The conclusions of this project can be summarized as follows: Students have problems with long consecutive texts and prefer reading comprehensive chunks immediately followed by exercises and questions. Students study actively, that means that they make notes and summarise read material in their own words. This turns out to be very diffi- cult with present day electronic equipment. The fact that the questions are tied to the text in the electronic version contrary to the paper version, where the questions were all at the end of the text, stimulated to answer the questions immediately. So, also here we see that our students dislike long linear texts as was already witnessed in the first test.

Third Study: Paper with Website versus Interactive Mind Map

Our third and last project entailed a comparative experiment between studying from an interactive mind map (on a pc) and on the other hand a paper document accompanied by a webpage with additional information, such as video material, a definition list, test questions and summaries (see: http://nyjmolen.home.xs4all.nl/geowijzer.htm).

The interactive mind map presented exactly the same content and literally the same text, though not as one single linear piece of text. The text was cut up into pieces that were presented in a logical scheme (see: http://nyjmolen.home.xs4all.nl/mindmap.htm).

Videos, definitions, and test questions were also integrated in the mind map. A total of 173 students participated in this experiment. After studying for 30 minutes they had to fill out a multiple choice knowledge test. In this experiment we discovered no signifi- cant differences in the results between the two experimental conditions.

Also here, group discussions were held with, in total, 25 students. In these discussions we learned that the participating students faced problems and advances in both presen- tations.

Though, the interactive mind map introduced a learning curve, as it was a new way of presentation for them, this way of learning turned out to work quite well for most stu-


dents who used it. Since they had only 30 minutes to study, getting a ‘summary’, as they perceived the folded mind map was, was particularly useful. If they would have to study larger texts for a longer period, they considered an interactive mind map less useful. This is mainly due to the fact that they were afraid of missing a good overview.

Also, they might miss essential information and context when they would only learn from a ‘summary’, they thought. As we experienced in the first test, scrolling a screen is considered cumbersome. Also, because a mind map can be folded out, it is not clear on first inspection how large the complete map would be. In other words, they found it hard to estimate the size of the study material and consequently how to make a plan on dividing time between the various subjects presented.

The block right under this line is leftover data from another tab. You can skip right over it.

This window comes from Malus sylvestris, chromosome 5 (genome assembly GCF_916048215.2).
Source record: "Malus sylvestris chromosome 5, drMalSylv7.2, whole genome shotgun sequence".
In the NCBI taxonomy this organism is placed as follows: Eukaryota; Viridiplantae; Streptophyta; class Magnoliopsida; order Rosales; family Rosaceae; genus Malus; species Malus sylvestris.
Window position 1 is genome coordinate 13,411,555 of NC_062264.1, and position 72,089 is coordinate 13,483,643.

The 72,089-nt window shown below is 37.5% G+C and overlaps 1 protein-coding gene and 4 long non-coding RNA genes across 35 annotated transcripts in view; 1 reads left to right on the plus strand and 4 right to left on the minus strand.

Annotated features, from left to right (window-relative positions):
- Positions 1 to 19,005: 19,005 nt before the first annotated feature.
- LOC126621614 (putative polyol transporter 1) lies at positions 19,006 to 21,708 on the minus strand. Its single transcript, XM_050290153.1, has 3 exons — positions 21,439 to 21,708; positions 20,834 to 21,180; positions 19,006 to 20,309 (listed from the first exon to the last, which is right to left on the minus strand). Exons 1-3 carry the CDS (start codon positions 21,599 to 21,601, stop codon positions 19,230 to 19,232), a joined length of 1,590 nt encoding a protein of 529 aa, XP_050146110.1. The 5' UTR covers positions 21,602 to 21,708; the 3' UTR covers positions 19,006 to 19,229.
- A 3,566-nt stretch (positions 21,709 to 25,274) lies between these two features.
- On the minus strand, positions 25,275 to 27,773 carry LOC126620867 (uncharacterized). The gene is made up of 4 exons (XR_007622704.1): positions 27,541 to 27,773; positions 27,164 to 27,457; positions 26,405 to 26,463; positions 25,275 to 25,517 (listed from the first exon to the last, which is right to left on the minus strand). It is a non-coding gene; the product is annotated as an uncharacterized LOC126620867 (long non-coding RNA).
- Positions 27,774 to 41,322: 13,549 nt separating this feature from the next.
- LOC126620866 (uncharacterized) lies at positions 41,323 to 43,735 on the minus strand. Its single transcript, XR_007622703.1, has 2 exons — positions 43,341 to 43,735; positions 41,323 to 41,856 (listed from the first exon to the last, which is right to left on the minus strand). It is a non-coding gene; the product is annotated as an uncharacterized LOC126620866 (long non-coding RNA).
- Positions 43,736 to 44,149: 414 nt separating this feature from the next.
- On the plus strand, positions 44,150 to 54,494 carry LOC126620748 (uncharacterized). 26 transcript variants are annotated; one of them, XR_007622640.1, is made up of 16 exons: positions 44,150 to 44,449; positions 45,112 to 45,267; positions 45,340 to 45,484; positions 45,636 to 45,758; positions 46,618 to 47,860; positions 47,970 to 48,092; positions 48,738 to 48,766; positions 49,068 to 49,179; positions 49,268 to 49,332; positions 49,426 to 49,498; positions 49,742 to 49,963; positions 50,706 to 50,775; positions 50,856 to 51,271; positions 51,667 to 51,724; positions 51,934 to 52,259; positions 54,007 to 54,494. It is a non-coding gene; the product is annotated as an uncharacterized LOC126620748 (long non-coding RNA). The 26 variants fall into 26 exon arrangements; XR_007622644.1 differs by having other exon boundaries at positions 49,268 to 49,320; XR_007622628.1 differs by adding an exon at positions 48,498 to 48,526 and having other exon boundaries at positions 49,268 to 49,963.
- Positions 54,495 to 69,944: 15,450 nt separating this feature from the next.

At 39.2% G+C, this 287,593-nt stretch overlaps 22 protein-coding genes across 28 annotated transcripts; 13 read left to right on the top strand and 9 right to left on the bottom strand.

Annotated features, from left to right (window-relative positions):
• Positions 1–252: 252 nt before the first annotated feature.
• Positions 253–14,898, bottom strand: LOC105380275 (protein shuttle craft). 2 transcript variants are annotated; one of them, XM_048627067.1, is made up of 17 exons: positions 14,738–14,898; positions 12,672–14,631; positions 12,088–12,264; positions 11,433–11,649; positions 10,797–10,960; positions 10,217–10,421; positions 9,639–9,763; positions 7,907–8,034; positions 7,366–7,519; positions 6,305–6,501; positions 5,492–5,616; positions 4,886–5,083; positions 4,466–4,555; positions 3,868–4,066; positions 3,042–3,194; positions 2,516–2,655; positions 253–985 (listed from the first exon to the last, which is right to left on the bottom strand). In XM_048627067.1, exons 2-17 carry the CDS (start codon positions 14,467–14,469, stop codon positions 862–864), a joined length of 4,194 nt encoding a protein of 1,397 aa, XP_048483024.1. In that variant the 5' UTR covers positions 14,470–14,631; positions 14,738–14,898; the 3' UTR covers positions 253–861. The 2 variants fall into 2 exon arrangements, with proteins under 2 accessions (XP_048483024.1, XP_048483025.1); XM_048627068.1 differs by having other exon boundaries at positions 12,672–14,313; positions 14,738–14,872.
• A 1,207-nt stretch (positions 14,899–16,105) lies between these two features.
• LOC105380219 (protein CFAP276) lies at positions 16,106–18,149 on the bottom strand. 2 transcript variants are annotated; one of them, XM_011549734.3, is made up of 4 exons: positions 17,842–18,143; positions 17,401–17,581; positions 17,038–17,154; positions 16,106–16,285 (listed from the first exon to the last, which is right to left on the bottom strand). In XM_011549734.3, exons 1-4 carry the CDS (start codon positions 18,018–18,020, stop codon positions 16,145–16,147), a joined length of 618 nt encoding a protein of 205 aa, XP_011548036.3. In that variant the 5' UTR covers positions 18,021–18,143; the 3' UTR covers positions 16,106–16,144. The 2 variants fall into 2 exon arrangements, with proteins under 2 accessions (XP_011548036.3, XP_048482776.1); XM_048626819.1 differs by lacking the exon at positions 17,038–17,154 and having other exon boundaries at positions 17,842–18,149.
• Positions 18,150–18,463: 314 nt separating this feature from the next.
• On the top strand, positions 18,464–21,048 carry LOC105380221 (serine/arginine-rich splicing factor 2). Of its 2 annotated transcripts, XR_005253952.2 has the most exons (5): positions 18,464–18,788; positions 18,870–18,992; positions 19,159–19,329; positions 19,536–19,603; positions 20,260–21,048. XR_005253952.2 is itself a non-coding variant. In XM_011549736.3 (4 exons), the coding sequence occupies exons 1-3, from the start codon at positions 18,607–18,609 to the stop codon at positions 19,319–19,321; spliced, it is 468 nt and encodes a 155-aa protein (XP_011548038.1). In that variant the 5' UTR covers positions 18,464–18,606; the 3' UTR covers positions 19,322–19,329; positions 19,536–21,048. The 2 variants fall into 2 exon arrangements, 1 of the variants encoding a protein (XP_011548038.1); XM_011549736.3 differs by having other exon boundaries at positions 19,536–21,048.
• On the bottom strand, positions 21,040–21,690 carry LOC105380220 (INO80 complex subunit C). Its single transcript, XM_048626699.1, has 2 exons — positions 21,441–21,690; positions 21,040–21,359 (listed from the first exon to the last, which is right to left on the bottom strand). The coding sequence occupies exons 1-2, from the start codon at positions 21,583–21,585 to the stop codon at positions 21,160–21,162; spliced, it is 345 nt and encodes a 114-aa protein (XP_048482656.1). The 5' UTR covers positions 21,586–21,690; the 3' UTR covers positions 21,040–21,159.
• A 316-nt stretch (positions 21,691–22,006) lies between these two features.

Many people in the ‘paper group’ checked the additional webpage that was provided.

There was no material barrier not to do so, as the pc was right in front of them with the page ready on it. In their normal ‘study reality’ however, most of the students in the discussion groups, hardly ever visit an additional webpage that comes with a paper study book (many study books provide such a site). The barrier is too great and these students don’t expect to find anything useful on such a page. Often such websites de- mand ‘complicated’ login codes, these students claim. Also, switching from a paper book to an online device is a barrier if you aren’t convinced about the advantages it offers. If such a site would indeed provide means to study actively (tests, games, etc.) these students would very much be interested to consult it. When we let them brain- storm about the possibilities of such a website, most of them even got really enthusias- tic. It could bring a welcome variety in ways of studying and it could help them to study actively.

These are only a few important results of our studies. Complete reports (in Dutch) are available on our website. In the ideal situation students like to study actively. Very basically that means that they feel the need to write things down on scrap paper, make summaries, underline words et cetera. Ideally it means they can ‘do’ something in an (inter)active way with the material. Think about tests and games. And that is were the opportunity for e-learning material lies: using the (inter)active potential of technique.

Obviously we have to be aware that our results are a mixture of various components, such as the technology we tested, the study methods our students use, as well as, the kind of professional, non-academic, students of our school. So, it proves again that novel technologies are not of a one-size-fits-all kind. Pedagogical methods, the way study material is written, the possible technological dependence of study materials, such as interactive maps and videos, as well as the kind of material, level of abstraction and the ambitions of the students play all a role.


Haas, C. (1996, 2009): Writing technology: studies on the materiality of literacy . London, Routledge NY & London.

Schuurmans, U. (2008). Handbook digitale marketing en communicatie. Culemborg, Van Duuren Media.

Van Riel, C. B.M. (2010) Identiteiten & Imago .Schiedam, Academic Service.